CLUBS AND SOCIETIES: Giles cartoons come to life

CLUBS AND SOCIETIES: Giles cartoons come to life

A PRESENTATION about the life and times of renowned cartoonist Carl Giles was given to members of the Arts Society Neroche South Somerset group near Ilminster.

The society met at Frogmary Farm at South Petherton where they listened and laughed as Barry Venning took them on a pictorial journey of Giles’ cartoons which became so popular in the Daily Express and Sunday Express from 1943 to 1991.

Giles’ favourite creation was Grandma Giles – a fearsome, black-clad, gambling, drinking, battle-axe – because she allowed him to say things through cartoons that he was too polite to say in person.

Among the audience was Michael Farlam who brought with him an original cartoon drawn by Giles incorporating the Westland Wisp – which was built in 1976 as a remotely piloted observation helicopter better known these days as a drone.CLUBS AND SOCIETIES: Giles cartoons come to life

The cartoon shows a man reading a newspaper with the headline “New tiny copter – it spies, snoops, reports, listens and looks like nothing on earth” with the man, looking at a nosy neighbour peering out from behind a curtain, saying “It’s still a darn sight better looking than the one we’ve got next door.”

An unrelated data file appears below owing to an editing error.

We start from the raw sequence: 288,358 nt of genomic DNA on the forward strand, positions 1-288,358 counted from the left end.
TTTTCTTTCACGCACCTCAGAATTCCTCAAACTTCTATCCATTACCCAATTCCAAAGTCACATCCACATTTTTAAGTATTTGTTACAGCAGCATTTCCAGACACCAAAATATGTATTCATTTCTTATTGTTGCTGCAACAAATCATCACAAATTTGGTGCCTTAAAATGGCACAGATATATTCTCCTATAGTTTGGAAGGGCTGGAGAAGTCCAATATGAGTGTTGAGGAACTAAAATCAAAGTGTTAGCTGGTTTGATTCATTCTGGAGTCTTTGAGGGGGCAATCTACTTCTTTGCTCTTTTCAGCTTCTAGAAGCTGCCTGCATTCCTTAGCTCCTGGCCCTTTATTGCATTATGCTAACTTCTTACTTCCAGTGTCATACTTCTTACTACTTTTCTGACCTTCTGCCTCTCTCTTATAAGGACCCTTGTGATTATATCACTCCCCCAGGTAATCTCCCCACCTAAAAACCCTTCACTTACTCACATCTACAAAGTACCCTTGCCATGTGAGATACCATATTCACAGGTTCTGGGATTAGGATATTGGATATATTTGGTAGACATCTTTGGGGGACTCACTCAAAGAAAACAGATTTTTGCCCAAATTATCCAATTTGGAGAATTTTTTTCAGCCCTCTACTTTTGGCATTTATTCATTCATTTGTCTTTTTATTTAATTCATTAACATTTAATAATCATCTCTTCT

Mr Farlam said he had worked on the Westland Wisp project and was lucky enough to have received a signed copy of the Giles cartoon.

The Neroche society has been offering members an interesting programme of lectures, study days, visits and other arts-related events since it was first founded in 1973.

It is now part of an internationally strong organisation, The Arts Society, made up of more than 380 groups in the UK and overseas.

PHOTO: Pictured (from left) are Arts Society Neroche South Somerset chairman Bob Griffiths, treasurer David Adams, Giles cartoon owner Michael Farlam, Giles expert Barry Venning, society membership secretary Maralyn McIver and secretary Sue Collard. PHOTO: Christine Jones.